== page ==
Biden lacks coherent strategy on Iran that is ‘weeks’ from building nuclear bomb, aids Russia

The Biden administration has been unable to promote a coherent strategy for dealing with Iran, focusing on rekindling the nuclear deal signed under former President Obama as the country closes in on nuclear weapons capability and provides aid to Russia in its invasion of Ukraine. 

“Iran is on the threshold of acquiring a nuclear weapon,” James Phillips, the senior research fellow for foreign policy at the Heritage Foundation, told Fox News. “They already have enough enriched uranium to build a nuclear bomb within weeks.”

Phillips’ warning comes as President Biden made a trip to the Middle East last week, in part to address the growing threat Iran poses to the region’s security. The trip came just before Russian President Vladimir Putin’s visit to Iran, a sign of the two countries strengthening ties as Russia’s war with Ukraine continues.

Russia’s invasion of Ukraine was quickly condemned by Biden, who led a charge to punish the Kremlin with sanctions meant to cripple its economy and isolate it from the rest of the world. The White House also led a worldwide effort to support Ukraine militarily, sending billions of dollars of military and humanitarian aide aimed at helping defend against Russian aggression.

However, the U.S. has taken little concrete action to deter Iranian efforts to assist Russia or destabilize the Middle East, something Phillips blames on the administration’s efforts to resurrect the Obama-era Joint Comprehensive Plan of Action, largely known as the Iran nuclear deal.

Critics have accused members of the Biden administration, some of whom previously served in the Obama administration, of attempting to return to the deal as a way to secure the former president’s legacy.

“There are many in the Biden administration who view reaching a nuclear deal with Iran as a legacy item dating back to their time in the Obama administration and appear willing to throw the United States into a pact with Iran that is even worse than the original,” Rep. Lee Zeldein, R-N.Y. wrote earlier this year in an op-ed for The Hill.

Zeldin argued another flaw in the current administration’s push for a deal is that any true treaty must be ratified by Congress, making the pact Biden is working on nonbinding to any future administrations.

Observers say the administration’s lack of clarity was on display as they floated the idea of a return to the Iran nuclear deal as a way to lower gas prices at the pump.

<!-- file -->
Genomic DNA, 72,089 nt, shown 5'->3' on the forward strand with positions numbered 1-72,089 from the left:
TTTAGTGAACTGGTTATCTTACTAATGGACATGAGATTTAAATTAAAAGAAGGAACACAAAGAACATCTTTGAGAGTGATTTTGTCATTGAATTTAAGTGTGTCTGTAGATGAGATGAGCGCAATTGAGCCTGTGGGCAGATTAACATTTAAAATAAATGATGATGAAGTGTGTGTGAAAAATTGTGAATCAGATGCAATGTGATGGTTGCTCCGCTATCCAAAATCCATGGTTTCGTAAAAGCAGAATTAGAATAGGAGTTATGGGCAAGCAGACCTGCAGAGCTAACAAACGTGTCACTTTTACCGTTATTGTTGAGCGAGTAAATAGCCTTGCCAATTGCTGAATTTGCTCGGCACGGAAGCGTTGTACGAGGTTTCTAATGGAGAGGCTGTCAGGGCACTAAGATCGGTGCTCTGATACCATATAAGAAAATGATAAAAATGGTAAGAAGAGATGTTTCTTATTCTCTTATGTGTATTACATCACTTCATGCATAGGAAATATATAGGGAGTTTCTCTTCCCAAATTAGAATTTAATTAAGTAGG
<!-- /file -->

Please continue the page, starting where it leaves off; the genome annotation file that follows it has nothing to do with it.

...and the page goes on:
Deputy Secretary of State Wendy Sherman recently framed the return of the deal as a way to bolster the global oil supply. “They would get sanctions relief,” she said. “They would improve their economy and sell their oil again, and the world needs their oil, so they could get a good price for it. It’s all in their interest to do this.”

However, little has been done to curtail Iranian aggression, even as the country continues to provide support to the Russian war effort. Earlier this month, U.S. National Security Adviser Jake Sullivan revealed that intelligence indicates Iran had already or was close to sending Russia “hundreds” of unmanned aerial vehicles, including weapons-capable drones, to assist in military operations in Ukraine.

Iran, which has grown a highly sophisticated drone operation over the last two decades that have struck U.S. missile defense systems and Saudi oil refineries, is expected to provide training to Russian forces on proper operations of the drones as early as this month.

The move has not gone unnoticed by Republican lawmakers, who have called on the administration to act more forcefully against Iran.

“Iran’s UAVs were already destabilizing the Middle East through attacks by Iran and its proxies before Iran extended its malign activities to help Russia’s unprovoked war of aggression against Ukraine,” Rep. Michael McCaul, R-Texas, the Ranking Member of the House Foreign Affairs Committee, told Fox News. “We cannot tolerate these two malign actors working together against security and stability around the world. That’s why I introduced the bipartisan Stop Iranian Drones Act, which clarifies that U.S. sanctions on Iran’s conventional weapons proliferation include UAVs.”



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